The Fitzgerald Family Christmas (2012) – Review

3 1/2 Stars

Edward Burns is one of my favorite actors, that he is as equally talented behind the camera is just a testament to the auteur spirit he possesses. Nearly two decade after bursting onto the indie scene with his irish family drama-comedy The Brothers McMullen, and the vastly overlooked She’s the One, Burns has finally recaptured the tone of those early projects and has delivered a film worthy of adding to the short list. Staying within his comfort zone as a storyteller, the New York based filmmaker once again sets his tale of estranged immediate family in the Empire State. In typical east-coast fashion, this is a christmas tale with an attitude.

Gerry Fitzgerald (Edward Burns) is the family patriarch, he is one of six siblings, each grown adults with busy lives and varying degrees of interest in keeping the family ties strong. It’s two days before Christmas and Gerry is in the final stages of organizing a family get together to celebrate their mother’s seventieth birthday. One by one and for different reasons, some valid, each child bails on the party. Leaving Rosie Fitzgerald (Anita Gillette) hurt and Gerry furious at his ungrateful brother and five sisters. Rosie brushes off the canceled party and rationalizes that all the family will still be together on Christmas Day as per tradition. Though this year will be a lot different from the past.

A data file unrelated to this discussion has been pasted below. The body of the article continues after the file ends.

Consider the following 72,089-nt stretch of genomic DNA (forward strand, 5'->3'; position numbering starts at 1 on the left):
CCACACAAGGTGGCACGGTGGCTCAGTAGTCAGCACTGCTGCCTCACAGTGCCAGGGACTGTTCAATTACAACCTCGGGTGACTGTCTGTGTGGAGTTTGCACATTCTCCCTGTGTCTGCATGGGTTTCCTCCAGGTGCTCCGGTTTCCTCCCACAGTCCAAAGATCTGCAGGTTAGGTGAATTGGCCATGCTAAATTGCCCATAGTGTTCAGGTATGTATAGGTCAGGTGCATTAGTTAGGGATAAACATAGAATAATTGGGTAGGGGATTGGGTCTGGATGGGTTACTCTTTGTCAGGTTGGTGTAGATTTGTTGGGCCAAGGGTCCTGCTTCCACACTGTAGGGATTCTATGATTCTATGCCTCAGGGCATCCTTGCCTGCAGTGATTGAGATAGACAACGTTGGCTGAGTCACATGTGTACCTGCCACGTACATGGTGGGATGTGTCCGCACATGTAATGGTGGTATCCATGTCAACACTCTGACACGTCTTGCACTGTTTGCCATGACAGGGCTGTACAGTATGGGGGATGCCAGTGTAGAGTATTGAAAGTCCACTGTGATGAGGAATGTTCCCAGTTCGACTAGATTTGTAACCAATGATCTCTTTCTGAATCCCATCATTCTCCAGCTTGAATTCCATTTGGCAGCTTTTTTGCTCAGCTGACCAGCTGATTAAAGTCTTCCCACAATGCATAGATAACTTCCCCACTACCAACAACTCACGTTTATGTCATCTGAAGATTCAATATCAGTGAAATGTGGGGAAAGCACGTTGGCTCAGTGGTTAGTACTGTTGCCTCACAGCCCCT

Straddled with a tough predicament, Gerry looks to confer with his broad about the reappearance of their father (Ed Lauter), who walked out on the family twenty years earlier. Dad is dying of pancreatic cancer and his wishes are to spend his last christmas with his large family. This of course leads to a lot of discussions and bickering between the grown children, and sides are drawn in the battle.

Burns’ script deftly handles over a dozen different characters, and he doesn’t short change any. Each sibling has a back story and current problems, indirectly related to the emotional scars left by their abandonment. Clichés are acknowledge but avoided for the majority, and the winning performances most notably from Anita Gillette as the doting and fiercely loyal mother Rosie Fitzgerald, help propel this touching Christmas movie into the top of Edward Burns’ work. The final scene and shot is a tear-jerker and well-deserved.

Director: Edward Burns
Stars: Edward Burns, Kerry Bishé, Connie Britton

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